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Title: The modelling, design and the operation of an electromagnetic torque converter
Author: Diryak, Eljaroshi Mohamed E.
ISNI:       0000 0004 7231 7269
Awarding Body: University of Leicester
Current Institution: University of Leicester
Date of Award: 2015
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The current hydraulic torque converter has many drawbacks. It requires a significant amount of oil to drive the impeller, and the turbine, which may cause a loss of energy. In addition, the direct contact of the mechanical parts of the conventional hydraulic torque converter increases the possibility of parts failure and mechanical noise. This thesis proposes a new and novel Electromagnetic Torque Converter (EMTC) system, which replaces the conventional hydraulic torque converter. The new EMTC system comprises of two parts, a Differential Machine (DM) part, which is a double rotor single stator machine, and a Variable Frequency Rotary Transformer (VFRT) part, which is responsible for transferring the slip power from between the DM rotors to the DM stator. One of the purposes the VFRT is to eliminate the use of slip rings. In addition, an electronic power converter is used in the EMTC system to convert the frequency of the slip power for re-injection into the DM. Finite Element Modelling (FEM) simulations were primarily used to define the design specifications of an experimental prototype EMTC system. These specifications include the minimum cogging torque, the ripple torque, and the high electromagnetic torque of the DM. FEM simulations were also used to select the stator slot configuration and for predicting the dynamic behaviour of each part of the EMTC system, and a mathematical model was developed. Each part of the EMTC system was characterised experimentally. The complete EMTC system was then tested in both open and closed loop configurations. The FEM simulations and the mathematical model showed good agreement with the experimental results. The new EMTC system resolves many of the drawbacks of the conventional hydraulic torque converter. The outcome of this thesis is expected to provide a step change in electromagnetic converter technology.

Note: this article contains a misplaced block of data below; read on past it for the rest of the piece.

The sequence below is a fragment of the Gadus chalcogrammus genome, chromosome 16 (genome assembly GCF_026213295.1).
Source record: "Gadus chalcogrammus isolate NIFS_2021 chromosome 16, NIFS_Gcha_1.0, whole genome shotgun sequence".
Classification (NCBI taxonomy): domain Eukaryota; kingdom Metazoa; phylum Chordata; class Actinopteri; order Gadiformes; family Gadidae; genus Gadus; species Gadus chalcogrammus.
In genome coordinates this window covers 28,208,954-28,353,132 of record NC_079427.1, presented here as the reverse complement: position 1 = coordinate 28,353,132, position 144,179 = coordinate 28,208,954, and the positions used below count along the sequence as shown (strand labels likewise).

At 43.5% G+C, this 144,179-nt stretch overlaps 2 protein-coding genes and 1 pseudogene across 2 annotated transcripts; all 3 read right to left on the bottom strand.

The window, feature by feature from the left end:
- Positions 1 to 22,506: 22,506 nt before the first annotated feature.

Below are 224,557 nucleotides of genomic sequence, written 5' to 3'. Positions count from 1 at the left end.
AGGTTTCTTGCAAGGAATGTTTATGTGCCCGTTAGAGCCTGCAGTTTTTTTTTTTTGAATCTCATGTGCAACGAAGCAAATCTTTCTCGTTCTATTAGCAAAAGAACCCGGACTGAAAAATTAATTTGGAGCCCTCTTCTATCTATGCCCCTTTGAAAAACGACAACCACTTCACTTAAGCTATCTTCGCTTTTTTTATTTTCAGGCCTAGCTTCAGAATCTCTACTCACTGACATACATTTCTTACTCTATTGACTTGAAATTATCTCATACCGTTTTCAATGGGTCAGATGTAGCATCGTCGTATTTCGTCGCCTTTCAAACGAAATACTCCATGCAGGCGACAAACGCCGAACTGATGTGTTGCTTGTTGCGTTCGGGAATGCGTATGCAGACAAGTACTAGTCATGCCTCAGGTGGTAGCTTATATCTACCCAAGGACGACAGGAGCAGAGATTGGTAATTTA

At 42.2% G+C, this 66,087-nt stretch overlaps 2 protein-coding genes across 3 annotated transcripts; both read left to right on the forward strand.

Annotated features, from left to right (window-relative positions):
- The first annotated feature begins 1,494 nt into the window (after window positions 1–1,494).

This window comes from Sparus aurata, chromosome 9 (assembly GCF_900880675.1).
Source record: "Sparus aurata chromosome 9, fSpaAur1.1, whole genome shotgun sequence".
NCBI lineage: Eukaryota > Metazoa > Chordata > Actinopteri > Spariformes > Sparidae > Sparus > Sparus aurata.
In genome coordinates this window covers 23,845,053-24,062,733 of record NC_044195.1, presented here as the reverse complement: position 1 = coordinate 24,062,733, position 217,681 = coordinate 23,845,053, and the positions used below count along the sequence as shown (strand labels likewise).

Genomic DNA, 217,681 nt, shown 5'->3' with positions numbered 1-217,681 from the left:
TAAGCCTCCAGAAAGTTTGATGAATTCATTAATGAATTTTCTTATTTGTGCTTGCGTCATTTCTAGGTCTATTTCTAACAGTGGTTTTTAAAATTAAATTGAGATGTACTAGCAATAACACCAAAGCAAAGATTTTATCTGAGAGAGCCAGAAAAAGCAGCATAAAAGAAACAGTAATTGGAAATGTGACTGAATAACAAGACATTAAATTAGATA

Supervisor: Lefley, Paul ; Bleijs, Hans Sponsor: Not available
Qualification Name: Thesis (Ph.D.) Qualification Level: Doctoral
EThOS ID:  DOI: Not available